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Air Force Records Error Allowed Church Shooter To Purchase Rifle

NBC News

The Texas church shooter should not have been able to legally own a gun.

But an Air Force officer failed to enter Texas church gunman Devin Patrick Kelley’s domestic violence court-martial into a national database that would have barred him from buying weapons, the Air Force said Monday.

Top Air Force brass ordered a full review of how the service handled Kelley’s conviction at a general court-martial in 2012, Ann Stefanek, a spokeswoman for the Air Force, said in a statement Monday.

“Federal law prohibited him from buying or possessing firearms after this conviction,” Stefanek confirmed.

Twenty-six people were killed when Kelley opened fire Sunday at First Baptist Church in Sutherland Springs, Texas, authorities said. A Glock and a Ruger handgun were discovered inside a Ford Expedition where Kelley’s body was found after a chase following the shooting, authorities said, and a Ruger AR-556 rifle was recovered at the church.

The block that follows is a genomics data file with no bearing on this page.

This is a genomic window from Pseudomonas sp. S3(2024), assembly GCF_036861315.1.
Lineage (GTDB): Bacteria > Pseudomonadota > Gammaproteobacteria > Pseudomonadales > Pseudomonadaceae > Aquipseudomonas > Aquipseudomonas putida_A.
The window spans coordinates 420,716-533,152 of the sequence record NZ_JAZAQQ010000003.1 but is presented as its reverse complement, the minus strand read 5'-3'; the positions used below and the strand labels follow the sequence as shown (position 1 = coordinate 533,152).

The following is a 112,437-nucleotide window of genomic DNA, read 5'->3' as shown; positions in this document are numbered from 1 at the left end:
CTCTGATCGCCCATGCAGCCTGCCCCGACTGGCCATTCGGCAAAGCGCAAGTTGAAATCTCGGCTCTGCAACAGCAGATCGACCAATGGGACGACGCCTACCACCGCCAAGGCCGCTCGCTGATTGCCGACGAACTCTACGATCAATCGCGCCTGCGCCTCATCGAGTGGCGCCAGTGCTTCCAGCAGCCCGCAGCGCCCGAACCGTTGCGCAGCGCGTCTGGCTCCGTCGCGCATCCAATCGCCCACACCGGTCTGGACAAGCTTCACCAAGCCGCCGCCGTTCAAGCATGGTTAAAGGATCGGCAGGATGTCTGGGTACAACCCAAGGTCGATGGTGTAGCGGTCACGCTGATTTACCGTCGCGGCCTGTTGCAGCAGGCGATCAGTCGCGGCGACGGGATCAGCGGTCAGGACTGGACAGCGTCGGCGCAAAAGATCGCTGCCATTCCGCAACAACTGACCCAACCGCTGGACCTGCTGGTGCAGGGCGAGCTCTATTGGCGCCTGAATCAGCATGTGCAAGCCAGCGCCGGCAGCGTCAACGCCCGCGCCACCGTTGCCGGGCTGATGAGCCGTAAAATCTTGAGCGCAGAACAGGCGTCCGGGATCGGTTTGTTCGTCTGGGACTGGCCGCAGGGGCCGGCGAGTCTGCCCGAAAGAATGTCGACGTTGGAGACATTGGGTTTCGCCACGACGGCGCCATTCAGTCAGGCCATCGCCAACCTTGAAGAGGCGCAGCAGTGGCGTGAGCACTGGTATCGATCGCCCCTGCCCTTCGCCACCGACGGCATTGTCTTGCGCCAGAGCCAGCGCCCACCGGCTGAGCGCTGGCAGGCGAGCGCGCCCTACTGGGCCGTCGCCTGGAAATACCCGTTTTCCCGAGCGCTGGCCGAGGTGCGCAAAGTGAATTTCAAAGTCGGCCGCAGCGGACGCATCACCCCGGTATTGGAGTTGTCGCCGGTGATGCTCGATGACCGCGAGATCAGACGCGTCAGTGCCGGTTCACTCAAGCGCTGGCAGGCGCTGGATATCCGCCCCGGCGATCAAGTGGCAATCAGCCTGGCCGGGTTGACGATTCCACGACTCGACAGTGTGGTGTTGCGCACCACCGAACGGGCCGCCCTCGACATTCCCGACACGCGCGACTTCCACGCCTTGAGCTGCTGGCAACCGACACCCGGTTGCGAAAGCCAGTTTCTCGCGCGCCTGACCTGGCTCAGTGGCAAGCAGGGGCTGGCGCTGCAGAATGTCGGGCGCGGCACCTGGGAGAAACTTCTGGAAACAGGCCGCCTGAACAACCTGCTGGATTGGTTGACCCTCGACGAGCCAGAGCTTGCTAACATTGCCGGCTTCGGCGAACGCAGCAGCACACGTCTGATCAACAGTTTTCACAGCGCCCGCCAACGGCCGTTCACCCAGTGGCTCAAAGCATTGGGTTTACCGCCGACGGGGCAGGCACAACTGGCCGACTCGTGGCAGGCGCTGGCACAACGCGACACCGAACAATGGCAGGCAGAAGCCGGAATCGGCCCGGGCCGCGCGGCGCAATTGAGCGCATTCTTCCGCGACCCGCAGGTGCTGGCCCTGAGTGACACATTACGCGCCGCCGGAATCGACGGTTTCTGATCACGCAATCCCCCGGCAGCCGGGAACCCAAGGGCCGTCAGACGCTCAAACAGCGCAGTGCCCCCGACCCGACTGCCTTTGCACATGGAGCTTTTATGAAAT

Kelley, 26, of New Braunfels, Texas, joined the Air Force after graduating from New Braunfels High School in 2009. He trained at Lackland and Goodfellow Air Force bases in Texas, before reporting to his assignment in logistics readiness at Holloman Air Force Base, New Mexico.

In 2012, Kelley was convicted at general court-martial on two charges of assault, the Air Force said. A retired Air Force colonel who supervised prosecutors when Kelley was tried said Kelley was convicted of fracturing his baby stepson’s skull and assaulting his first wife, Tessa, at Holloman.

He was confined for a year, given a bad conduct discharge and reduced in rank to E-1, or airman basic, Stefanek said.

Kelley’s name should have been entered in the National Criminal Information Center, Stefanek said, but the Special Investigations Office at Holloman failed to transmit the domestic violence charges.

That would have alerted whoever sold Kelley his weapons that he was ineligible to own firearms under the 1996 Lautenberg Amendment, which bars anyone convicted of domestic violence — even misdemeanors — from getting access to guns.

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